Social Issues

Raccoon nailed near Black Lives Matter sign in Roseville; police investigating

A woman stands near a sign on the road.
Anita MacDonald stands near a Black Lives Matter sign on her property in Roseville on Thursday. The sign has been defaced multiple times and dead raccoons have been left in front of it.
Evan Frost | MPR News

Updated: 5:43 p.m.

Authorities are investigating a number of instances in which Black Lives Matter signs were stolen or damaged in Roseville. But police became even more concerned when someone nailed a raccoon up to a post near one of those signs.

After George Floyd's death in May, Anita MacDonald and her teenage daughters came home from protests inspired to make Black Lives Matter signs. They put one in the front yard and one in the backyard that sits along County Road B, a busy street in Roseville.

They repeatedly had to remake one of the signs — because it was pulled up, spray painted or destroyed.

A Black Lives Matter on the side of the road.
A Black Lives Matter sign sits on the side of the road in Roseville on Thursday. The sign, put there by a family that owns the property, has been defaced and had dead raccoons left near it on multiple occasions.
Evan Frost | MPR News

Then at two different times, they found a couple of raccoon carcasses next to the backyard sign.

Fourteen-year-old Grace MacDonald did not think it was a random act.

"It's horrible where they have such a mindset where they think it's fine to put a dead raccoon by a sign showing support for people that have had to face so much — and continue to face — so much discrimination in this country and world," she said.

A spike with hair on it sticks out of a telephone pole.
A spike sticks out of a telephone pole where a dead raccoon was hung near a Black Lives Matter sign in Roseville.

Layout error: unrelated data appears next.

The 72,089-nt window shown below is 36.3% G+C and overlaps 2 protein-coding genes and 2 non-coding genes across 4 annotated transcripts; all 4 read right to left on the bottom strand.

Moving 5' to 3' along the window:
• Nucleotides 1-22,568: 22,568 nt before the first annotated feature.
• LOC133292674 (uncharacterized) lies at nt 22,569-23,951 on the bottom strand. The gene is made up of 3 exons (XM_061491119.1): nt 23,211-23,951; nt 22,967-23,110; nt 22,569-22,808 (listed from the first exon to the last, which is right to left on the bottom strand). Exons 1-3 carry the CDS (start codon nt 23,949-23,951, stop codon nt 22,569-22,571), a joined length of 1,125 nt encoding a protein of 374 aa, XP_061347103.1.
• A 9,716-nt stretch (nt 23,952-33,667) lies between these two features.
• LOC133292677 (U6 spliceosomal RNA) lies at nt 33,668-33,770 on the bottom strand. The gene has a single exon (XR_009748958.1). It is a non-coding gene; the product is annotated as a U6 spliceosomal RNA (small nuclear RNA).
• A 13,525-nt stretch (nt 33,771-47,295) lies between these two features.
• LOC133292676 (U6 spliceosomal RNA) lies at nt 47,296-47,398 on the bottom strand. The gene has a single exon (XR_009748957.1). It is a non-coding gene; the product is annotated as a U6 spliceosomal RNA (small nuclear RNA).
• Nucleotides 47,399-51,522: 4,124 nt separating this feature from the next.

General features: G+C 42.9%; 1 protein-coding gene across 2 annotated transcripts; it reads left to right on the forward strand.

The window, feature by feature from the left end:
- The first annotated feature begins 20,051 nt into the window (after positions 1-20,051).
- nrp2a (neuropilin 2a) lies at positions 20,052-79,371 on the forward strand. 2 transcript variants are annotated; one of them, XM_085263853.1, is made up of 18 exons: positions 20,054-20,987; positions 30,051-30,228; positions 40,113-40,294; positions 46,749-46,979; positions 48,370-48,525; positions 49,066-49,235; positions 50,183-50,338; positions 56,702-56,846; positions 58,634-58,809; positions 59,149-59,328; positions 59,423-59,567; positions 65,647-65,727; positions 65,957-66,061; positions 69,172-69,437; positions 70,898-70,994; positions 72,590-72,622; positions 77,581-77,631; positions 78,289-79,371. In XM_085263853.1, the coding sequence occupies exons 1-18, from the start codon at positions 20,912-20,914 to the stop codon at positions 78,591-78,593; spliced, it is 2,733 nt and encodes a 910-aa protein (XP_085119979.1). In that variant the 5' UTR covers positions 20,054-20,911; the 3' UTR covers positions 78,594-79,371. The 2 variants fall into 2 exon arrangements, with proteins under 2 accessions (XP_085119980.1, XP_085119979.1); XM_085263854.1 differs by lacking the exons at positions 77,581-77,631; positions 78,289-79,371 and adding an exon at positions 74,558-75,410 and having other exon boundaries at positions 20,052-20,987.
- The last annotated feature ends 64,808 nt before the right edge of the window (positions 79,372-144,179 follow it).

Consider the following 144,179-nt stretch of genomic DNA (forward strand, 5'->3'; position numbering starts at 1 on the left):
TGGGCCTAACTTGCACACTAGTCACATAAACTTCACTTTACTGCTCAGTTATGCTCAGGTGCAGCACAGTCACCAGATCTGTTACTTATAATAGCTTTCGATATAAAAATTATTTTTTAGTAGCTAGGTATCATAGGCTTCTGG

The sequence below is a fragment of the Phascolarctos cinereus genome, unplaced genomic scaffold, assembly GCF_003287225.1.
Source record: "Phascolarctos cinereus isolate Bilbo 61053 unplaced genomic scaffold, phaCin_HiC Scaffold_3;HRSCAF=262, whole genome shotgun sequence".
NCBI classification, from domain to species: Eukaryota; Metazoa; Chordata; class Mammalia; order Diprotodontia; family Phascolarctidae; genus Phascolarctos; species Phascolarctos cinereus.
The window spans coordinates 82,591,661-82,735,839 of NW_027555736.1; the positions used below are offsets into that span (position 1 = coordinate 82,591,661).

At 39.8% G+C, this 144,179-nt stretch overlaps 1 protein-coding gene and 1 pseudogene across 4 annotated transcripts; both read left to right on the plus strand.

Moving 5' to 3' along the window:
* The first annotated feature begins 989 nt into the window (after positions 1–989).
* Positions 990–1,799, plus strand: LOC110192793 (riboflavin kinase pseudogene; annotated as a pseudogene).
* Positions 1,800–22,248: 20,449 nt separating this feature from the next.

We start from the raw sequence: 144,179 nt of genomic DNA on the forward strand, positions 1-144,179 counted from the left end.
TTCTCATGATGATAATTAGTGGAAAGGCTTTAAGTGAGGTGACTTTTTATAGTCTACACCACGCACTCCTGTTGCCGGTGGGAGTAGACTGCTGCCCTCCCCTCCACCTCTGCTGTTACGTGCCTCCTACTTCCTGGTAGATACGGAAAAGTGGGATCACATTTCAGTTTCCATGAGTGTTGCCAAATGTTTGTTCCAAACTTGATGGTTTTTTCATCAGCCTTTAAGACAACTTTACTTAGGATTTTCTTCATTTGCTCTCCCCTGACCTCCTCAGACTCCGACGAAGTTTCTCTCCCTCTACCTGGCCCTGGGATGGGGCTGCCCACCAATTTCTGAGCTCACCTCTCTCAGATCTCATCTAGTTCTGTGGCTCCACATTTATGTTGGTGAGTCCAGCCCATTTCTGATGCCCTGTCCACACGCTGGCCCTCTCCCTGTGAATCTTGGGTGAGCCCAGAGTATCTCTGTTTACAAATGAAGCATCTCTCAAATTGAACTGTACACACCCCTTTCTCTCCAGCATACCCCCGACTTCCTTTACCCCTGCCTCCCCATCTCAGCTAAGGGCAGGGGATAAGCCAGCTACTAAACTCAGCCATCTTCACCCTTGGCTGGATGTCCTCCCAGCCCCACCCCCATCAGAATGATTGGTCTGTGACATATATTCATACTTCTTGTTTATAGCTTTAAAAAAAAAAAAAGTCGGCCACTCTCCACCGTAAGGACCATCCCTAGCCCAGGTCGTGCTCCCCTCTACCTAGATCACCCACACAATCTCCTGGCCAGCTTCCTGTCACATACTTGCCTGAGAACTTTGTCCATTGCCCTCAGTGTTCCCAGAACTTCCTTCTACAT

Evan Frost | MPR News

It was unsettling enough to find raccoons on the ground near the signs. But about a month later, another incident left everyone shaken.

A raccoon was nailed to a telephone pole, close to the sign, with a long spike through its mouth.

Police say they believe the animal was intentionally killed for this purpose.

"It's horrifying, it's so cruel,” Anita MacDonald said. ”I think it's a very specific message. It's just very upsetting to think that someone would go out of their way to do that.”

Roseville police have received several reports of damage to Black Lives Matter signs since June. They've made one arrest for damage to property.

Police also have received reports of dead raccoons along County Road B, on the southern edge of the suburb.

On Friday, Roseville police released photos of two suspects — a man and a woman — believed to be responsible for the theft of several Black Lives Matter signs on the evening of June 19. They were seen with a black Dodge pickup truck that appeared to have an exercise machine in its bed.

And on June 25, police say they identified a 55-year-old man who allegedly admitted to damaging a sign because he found it offensive. The Roseville man is facing facing charges of misdemeanor criminal damage to property. Detectives are trying to determine if he was involved in any of the other cases and whether the crimes are connected.

Two people are seen near a black Dodge truck.
Roseville police are seeking the public's help in identifying a man and a woman who are believed to be involved in the June 19 theft of several Black Lives Matter signs in the Roseville area.
Courtesy of Roseville Police Department

Deputy Police Chief Erika Scheider said the department has not seen many racially motivated incidents like these.

"Obviously it's really concerning for that neighborhood and we know that it's brought a lot of trauma, not only to that neighborhood but to the entire community," Scheider said.

The use of a raccoon pinned up on a post is offensive. The animal has been used as a racist slur against African Americans.

The MacDonalds say they'll continue to use their voices as white people to get the message out that Black Lives Matter. Carrie, who's 19, says she's not giving up.

"We're going to keep putting [signs] up. It's kind of like a mini war, it feels empowering to do it but very necessary even when it gets disheartening."

Roseville police are asking for the public’s help in identifying suspects.

MPR News photographer Evan Frost contributed to this story.